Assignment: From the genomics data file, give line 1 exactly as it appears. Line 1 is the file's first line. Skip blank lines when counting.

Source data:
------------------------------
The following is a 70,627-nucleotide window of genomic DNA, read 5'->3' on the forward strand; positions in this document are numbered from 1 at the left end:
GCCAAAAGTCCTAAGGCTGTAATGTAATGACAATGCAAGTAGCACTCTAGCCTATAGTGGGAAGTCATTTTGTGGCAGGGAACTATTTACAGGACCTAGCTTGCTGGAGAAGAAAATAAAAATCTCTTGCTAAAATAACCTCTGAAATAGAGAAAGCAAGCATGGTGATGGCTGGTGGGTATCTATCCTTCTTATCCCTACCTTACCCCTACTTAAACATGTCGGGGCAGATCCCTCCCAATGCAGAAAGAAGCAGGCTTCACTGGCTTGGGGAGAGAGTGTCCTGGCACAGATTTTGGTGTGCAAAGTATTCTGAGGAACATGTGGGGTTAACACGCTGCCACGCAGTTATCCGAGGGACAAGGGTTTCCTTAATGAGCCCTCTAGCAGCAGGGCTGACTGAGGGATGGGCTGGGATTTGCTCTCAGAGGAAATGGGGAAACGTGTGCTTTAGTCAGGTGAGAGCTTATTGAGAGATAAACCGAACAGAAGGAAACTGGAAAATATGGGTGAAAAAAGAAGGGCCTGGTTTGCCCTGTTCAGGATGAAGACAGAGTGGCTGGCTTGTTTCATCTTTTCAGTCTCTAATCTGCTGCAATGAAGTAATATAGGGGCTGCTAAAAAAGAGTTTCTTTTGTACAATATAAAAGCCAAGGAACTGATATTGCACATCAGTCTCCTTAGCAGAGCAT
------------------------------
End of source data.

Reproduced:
The following is a 70,627-nucleotide window of genomic DNA, read 5'->3' on the forward strand; positions in this document are numbered from 1 at the left end: